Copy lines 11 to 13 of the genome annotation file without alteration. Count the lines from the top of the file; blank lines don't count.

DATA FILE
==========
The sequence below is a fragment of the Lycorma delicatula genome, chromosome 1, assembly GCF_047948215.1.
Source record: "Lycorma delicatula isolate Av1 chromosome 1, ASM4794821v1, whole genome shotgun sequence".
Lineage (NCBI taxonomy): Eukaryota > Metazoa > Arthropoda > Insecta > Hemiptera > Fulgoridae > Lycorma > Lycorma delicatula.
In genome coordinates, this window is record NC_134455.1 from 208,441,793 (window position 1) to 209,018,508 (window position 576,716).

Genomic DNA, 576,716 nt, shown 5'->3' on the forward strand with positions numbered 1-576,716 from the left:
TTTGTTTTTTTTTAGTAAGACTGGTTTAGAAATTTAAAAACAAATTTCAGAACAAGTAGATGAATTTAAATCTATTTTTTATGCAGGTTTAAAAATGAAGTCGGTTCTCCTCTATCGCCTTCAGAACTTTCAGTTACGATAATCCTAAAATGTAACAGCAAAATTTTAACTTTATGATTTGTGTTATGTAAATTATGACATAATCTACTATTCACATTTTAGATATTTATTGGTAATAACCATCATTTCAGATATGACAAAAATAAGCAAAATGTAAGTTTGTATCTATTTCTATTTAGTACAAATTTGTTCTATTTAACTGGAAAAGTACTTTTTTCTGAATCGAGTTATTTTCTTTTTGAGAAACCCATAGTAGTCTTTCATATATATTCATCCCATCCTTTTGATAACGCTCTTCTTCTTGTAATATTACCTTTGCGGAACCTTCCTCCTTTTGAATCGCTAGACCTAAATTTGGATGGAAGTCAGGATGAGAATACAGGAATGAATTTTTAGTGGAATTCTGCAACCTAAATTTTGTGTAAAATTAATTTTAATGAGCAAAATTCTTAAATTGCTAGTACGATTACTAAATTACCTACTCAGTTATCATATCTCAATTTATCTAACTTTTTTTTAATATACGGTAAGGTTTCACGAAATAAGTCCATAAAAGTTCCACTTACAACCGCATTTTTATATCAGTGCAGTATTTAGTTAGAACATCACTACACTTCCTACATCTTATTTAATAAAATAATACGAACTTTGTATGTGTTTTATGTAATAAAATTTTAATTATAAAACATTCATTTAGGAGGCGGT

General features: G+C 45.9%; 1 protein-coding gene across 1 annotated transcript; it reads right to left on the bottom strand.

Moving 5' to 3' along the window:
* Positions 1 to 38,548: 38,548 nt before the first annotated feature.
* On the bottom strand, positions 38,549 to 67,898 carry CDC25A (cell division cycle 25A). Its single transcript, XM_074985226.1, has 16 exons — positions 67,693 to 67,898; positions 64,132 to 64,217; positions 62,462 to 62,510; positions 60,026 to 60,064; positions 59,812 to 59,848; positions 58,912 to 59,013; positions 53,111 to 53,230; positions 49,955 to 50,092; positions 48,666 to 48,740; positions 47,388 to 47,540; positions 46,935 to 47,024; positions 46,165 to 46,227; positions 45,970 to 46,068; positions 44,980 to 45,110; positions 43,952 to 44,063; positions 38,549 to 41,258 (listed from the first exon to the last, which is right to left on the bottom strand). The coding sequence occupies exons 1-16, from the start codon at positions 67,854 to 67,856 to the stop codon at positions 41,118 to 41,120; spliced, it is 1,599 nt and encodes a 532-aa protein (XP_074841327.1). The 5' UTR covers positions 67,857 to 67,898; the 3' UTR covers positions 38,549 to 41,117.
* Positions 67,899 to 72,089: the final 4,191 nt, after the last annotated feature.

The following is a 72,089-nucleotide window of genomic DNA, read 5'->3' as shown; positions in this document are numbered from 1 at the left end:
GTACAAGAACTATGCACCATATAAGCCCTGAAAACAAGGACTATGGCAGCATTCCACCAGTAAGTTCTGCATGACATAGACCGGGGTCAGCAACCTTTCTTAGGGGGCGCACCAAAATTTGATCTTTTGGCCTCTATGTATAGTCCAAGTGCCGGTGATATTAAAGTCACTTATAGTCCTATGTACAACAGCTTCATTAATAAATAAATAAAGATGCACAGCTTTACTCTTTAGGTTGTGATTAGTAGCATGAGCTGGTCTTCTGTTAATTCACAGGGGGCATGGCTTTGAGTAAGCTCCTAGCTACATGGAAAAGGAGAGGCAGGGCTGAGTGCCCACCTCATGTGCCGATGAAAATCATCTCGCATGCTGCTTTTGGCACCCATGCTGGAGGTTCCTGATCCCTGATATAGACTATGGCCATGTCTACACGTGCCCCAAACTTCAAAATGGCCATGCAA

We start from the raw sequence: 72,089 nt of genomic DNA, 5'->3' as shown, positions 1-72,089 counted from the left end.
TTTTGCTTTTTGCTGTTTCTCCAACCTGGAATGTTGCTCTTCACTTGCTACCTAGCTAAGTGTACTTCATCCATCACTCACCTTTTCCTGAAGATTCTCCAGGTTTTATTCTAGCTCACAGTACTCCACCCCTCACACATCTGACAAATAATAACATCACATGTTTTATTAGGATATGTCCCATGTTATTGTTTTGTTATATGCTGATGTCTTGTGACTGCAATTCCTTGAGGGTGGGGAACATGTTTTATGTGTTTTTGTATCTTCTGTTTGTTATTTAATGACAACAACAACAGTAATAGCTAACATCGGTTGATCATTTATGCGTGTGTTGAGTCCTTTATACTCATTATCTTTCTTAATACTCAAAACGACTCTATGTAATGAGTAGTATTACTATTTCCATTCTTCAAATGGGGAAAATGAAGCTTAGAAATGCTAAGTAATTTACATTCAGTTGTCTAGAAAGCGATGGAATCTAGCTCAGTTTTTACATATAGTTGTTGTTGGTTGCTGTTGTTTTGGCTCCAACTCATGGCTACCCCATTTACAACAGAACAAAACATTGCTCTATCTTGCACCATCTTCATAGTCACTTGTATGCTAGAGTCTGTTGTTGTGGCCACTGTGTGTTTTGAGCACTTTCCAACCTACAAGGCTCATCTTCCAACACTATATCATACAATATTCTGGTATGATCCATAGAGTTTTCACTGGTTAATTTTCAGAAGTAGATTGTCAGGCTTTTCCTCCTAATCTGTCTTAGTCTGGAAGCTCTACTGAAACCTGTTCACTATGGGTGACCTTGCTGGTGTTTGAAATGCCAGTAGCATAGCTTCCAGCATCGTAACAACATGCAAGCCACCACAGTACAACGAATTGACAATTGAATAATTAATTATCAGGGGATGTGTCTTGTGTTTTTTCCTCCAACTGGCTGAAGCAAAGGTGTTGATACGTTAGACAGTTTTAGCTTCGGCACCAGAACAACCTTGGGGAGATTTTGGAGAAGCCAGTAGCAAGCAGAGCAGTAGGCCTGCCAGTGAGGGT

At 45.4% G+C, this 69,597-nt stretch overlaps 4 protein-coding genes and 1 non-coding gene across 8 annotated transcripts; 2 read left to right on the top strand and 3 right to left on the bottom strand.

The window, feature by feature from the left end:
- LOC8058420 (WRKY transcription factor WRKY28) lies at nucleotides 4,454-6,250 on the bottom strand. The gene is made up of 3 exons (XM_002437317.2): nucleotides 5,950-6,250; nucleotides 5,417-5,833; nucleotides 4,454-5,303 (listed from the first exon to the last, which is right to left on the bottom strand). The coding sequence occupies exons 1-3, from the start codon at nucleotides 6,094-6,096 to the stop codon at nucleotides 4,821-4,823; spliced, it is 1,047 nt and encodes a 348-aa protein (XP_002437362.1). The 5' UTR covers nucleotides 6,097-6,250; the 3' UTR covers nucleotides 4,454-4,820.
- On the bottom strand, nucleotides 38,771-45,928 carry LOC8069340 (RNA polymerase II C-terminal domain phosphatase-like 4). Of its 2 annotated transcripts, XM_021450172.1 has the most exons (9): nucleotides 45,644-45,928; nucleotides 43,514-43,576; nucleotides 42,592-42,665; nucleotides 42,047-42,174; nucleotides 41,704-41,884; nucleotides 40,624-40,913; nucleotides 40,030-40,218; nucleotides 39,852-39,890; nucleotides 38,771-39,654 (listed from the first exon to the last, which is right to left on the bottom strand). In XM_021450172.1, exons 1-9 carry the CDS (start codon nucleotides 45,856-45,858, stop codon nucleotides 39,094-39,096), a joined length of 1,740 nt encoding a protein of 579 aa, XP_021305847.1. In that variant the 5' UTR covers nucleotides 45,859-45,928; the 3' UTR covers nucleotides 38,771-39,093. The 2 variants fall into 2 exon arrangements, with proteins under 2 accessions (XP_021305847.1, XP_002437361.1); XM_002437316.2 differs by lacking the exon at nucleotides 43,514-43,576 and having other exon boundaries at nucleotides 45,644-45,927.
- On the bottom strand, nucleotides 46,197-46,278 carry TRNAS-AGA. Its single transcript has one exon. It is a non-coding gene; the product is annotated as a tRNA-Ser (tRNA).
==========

* Positions 67,899 to 72,089: the final 4,191 nt, after the last annotated feature.

The following is a 72,089-nucleotide window of genomic DNA, read 5'->3' as shown; positions in this document are numbered from 1 at the left end:
GTACAAGAACTATGCACCATATAAGCCCTGAAAACAAGGACTATGGCAGCATTCCACCAGTAAGTTCTGCATGACATAGACCGGGGTCAGCAACCTTTCTTAGGGGGCGCACCAAAATTTGATCTTTTGGCCTCTATGTATAGTCCAAGTGCCGGTGATATTAAAGTCACTTATAGTCCTATGTACAACAGCTTCATTAATAAATAAATAAAGATGCACAGCTTTACTCTTTAGGTTGTGATTAGTAGCATGAGCTGGTCTTCTGTTAATTCACAGGGGGCATGGCTTTGAGTAAGCTCCTAGCTACATGGAAAAGGAGAGGCAGGGCTGAGTGCCCACCTCATGTGCCGATGAAAATCATCTCGCATGCTGCTTTTGGCACCCATGCTGGAGGTTCCTGATCCCTGATATAGACTATGGCCATGTCTACACGTGCCCCAAACTTCAAAATGGCCATGCAA